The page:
This tier is easy enough for me to navigate. I’m drafting Guerrero Jr. aggressively in 2021, and I ranked him fifth among all first basemen. But I won’t take him over Abreu, who offers power and counting stats in a phenomenal White Sox lineup. Abreu, who is a career .294 hitter, has batted .293 over the last two seasons, following an injury-plagued 2018. His 52 home runs over that stretch trail only Pete Alonso. Luke Voit checks in at ninth on that same list with 43 dingers—but his .268 BA far exceeds Alonso’s .252 mark. Alonso has the potential “unicorn” skill with power, but if you miss out on him I think Voit is an excellent consolation prize given his ability to hit for power but also potentially not sacrifice batting average. And stay tuned later this week, as we’ll have a deep dive on Voit’s potential in 2021.

As for Vladimir Guerrero Jr., what he offers is an elite ability to hit the ball hard, ranking inside the top 7% of the league in hard hit rate and exit velocity. He also doesn’t strike out much, with rates of 17.7% and 15.6% over his first two MLB seasons. It’s easy to see why pundits continually drool over his upside—he truly is one launch angle adjustment away from being a phenomenal contributor for fantasy baseball purposes. If only he can elevate the ball a bit more, we’ll have a monster on our hands. Add in the positive reports on his physical shape this offseason, and I am drinking the Kool-Aid. I have done two NFBC drafts so far this year, and I have Vladito on both of my squads.

The Sleepers: Josh Bell, Christian Walker, Carlos Santana

Before I hop into the above three, I’d like to mention that I’m a big fan of Eric Hosmer as a first base target in 2021. His 135 ADP doesn’t qualify him as a “sleeper,” but the fact that he’s being drafted 30 picks after Anthony Rizzo is enticing to me. Besides last year’s elevated 8.7 degree launch angle (and hope for more on that front), he’s carrying hard hit rates of 46.0% and 47.0% over the last two years. Add in the stacked Padres lineup and Hosmer’s ability to consistently hit for average...that’s a recipe for success.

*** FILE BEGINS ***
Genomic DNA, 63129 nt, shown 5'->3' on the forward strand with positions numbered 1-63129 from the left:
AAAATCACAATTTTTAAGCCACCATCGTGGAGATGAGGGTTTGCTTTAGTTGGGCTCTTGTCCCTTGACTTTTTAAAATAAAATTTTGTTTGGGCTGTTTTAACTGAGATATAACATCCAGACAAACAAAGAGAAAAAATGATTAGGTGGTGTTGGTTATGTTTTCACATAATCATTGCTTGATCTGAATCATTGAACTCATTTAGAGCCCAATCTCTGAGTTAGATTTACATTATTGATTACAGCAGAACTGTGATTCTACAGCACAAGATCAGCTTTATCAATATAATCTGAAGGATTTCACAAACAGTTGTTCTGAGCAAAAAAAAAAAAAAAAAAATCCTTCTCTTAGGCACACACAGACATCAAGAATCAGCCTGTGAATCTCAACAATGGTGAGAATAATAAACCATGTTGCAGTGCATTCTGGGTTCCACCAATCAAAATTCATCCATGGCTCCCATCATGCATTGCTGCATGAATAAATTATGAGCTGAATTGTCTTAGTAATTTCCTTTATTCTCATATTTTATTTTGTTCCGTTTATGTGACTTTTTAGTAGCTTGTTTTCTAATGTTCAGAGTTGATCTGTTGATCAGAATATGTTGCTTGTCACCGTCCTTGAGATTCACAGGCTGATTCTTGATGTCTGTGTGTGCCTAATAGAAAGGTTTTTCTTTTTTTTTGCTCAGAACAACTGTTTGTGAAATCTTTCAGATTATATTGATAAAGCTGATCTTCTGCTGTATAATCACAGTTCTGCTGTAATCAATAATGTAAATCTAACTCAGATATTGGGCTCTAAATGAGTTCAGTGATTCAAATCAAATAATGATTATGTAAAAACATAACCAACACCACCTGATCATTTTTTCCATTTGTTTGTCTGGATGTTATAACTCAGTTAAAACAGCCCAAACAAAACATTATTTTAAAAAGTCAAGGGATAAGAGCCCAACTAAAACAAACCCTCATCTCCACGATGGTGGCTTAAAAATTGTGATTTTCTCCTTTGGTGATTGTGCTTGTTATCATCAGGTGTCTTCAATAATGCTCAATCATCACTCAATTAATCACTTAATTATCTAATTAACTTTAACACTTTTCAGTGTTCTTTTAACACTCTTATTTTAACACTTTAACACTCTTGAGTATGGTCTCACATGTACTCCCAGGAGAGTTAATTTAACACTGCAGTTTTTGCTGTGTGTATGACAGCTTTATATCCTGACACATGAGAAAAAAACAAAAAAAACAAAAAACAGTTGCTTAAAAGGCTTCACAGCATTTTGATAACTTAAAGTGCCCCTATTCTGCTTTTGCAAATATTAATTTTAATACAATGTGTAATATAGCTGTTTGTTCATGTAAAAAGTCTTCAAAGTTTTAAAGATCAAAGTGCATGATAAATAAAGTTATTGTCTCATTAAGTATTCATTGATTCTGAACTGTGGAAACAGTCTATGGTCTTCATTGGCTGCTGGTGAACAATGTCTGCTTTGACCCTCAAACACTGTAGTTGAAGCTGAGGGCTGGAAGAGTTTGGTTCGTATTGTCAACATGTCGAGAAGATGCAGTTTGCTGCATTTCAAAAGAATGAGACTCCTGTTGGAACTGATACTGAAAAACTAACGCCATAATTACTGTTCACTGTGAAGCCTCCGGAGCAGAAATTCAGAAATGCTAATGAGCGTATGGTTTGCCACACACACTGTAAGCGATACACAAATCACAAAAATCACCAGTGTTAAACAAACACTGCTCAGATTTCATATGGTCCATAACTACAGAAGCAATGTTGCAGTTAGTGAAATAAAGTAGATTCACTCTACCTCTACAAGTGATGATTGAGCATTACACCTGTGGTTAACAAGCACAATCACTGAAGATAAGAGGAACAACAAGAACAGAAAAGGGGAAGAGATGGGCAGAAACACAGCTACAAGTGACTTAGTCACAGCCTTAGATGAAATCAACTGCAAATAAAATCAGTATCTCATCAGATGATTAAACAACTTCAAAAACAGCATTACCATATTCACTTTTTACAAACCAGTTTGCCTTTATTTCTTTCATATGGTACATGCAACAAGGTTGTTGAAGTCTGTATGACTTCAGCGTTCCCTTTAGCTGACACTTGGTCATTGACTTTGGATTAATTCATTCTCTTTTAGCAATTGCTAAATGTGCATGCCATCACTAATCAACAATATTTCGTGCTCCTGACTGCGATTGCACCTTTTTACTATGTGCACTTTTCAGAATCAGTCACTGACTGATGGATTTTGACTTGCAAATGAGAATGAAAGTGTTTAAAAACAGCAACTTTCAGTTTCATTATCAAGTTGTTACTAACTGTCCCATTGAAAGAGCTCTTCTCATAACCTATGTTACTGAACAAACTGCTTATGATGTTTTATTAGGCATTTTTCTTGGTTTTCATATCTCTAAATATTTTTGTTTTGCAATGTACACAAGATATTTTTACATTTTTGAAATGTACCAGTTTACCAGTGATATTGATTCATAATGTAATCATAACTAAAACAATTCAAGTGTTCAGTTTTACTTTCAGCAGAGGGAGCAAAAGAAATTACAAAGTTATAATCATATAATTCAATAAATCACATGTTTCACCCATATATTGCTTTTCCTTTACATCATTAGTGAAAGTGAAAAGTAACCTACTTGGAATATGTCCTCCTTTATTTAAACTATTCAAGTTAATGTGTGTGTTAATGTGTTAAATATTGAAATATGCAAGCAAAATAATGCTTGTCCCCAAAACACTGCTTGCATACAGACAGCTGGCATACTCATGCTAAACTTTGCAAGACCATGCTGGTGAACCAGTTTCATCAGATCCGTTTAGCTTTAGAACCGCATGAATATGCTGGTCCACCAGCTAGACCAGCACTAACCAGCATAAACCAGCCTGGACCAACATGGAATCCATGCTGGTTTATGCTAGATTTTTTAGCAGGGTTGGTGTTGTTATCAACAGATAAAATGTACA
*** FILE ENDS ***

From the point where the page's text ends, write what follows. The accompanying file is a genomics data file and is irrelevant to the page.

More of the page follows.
Bell’s move to Washington can only be construed as a positive, and right now he’s a bargain in drafts relative to some of his peers, at an ADP of around 150. Walker quietly rakes, as his 13.1% barrel rate in 2019 was inside the top 10% of the league, and he has posted hard hit rates north of 48% in each of the last two seasons. To boot, he swiped eight bags in 2019 and is slated for tons of playing time as one of the heart-of-the-order batters for a mediocre Arizona lineup. I dig him as a solid corner infield bat. As for Santana, I just think he’s too cheap as a proven power bat, one that the Royals will need to lengthen their lineup. I have no fears about his playing time, and I expect we see an improvement on last year’s .199 BA (his expected batting average was .253). With a walk rate inside the top 2% of the league, he’s another solid corner infield bat if you miss out early.

Chicago White Sox v Kansas City Royals Photo by Ron Vesely/Getty Images

The Prospect to Watch: Andrew Vaughn

Vaughn is the top-ranked prospect for Chicago, and offers plus hitting and plus power potential for a White Sox team that got mostly nothing from Edwin Encarnacion out of the DH spot a year ago. The tea leaves say we’ll see Vaughn sooner rather than later in this role, and he’ll have a chance to produce as the everyday DH and perhaps even spell Jose Abreu at first base when needed. With an ADP after pick 300, you certainly aren’t having to shell out much to find out if he’ll win the lion’s share of DH at-bats in Chicago.